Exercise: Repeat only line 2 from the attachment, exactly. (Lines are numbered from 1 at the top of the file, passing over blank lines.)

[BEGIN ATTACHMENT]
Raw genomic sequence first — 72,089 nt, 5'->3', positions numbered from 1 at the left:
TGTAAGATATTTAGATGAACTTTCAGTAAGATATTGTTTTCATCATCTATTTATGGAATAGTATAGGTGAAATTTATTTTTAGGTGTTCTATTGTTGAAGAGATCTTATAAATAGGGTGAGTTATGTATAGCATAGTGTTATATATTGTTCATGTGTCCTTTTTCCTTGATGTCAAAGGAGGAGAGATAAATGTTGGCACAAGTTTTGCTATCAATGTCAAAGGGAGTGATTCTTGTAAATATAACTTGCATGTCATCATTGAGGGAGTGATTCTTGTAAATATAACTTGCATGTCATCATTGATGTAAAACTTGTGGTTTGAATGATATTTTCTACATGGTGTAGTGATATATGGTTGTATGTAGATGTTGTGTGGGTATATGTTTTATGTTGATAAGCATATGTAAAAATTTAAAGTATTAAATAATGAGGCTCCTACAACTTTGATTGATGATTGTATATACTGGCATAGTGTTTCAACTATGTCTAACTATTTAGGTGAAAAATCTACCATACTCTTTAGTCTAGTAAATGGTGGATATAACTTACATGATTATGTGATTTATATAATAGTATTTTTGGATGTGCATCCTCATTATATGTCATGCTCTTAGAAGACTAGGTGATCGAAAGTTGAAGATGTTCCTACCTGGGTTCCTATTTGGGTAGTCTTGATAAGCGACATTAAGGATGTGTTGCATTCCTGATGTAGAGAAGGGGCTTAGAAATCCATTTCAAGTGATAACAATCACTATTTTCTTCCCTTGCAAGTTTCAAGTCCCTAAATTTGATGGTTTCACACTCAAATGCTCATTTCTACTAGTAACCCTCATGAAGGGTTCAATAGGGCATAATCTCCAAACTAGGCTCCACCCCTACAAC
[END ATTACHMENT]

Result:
TGTAAGATATTTAGATGAACTTTCAGTAAGATATTGTTTTCATCATCTATTTATGGAATAGTATAGGTGAAATTTATTTTTAGGTGTTCTATTGTTGAAGAGATCTTATAAATAGGGTGAGTTATGTATAGCATAGTGTTATATATTGTTCATGTGTCCTTTTTCCTTGATGTCAAAGGAGGAGAGATAAATGTTGGCACAAGTTTTGCTATCAATGTCAAAGGGAGTGATTCTTGTAAATATAACTTGCATGTCATCATTGAGGGAGTGATTCTTGTAAATATAACTTGCATGTCATCATTGATGTAAAACTTGTGGTTTGAATGATATTTTCTACATGGTGTAGTGATATATGGTTGTATGTAGATGTTGTGTGGGTATATGTTTTATGTTGATAAGCATATGTAAAAATTTAAAGTATTAAATAATGAGGCTCCTACAACTTTGATTGATGATTGTATATACTGGCATAGTGTTTCAACTATGTCTAACTATTTAGGTGAAAAATCTACCATACTCTTTAGTCTAGTAAATGGTGGATATAACTTACATGATTATGTGATTTATATAATAGTATTTTTGGATGTGCATCCTCATTATATGTCATGCTCTTAGAAGACTAGGTGATCGAAAGTTGAAGATGTTCCTACCTGGGTTCCTATTTGGGTAGTCTTGATAAGCGACATTAAGGATGTGTTGCATTCCTGATGTAGAGAAGGGGCTTAGAAATCCATTTCAAGTGATAACAATCACTATTTTCTTCCCTTGCAAGTTTCAAGTCCCTAAATTTGATGGTTTCACACTCAAATGCTCATTTCTACTAGTAACCCTCATGAAGGGTTCAATAGGGCATAATCTCCAAACTAGGCTCCACCCCTACAAC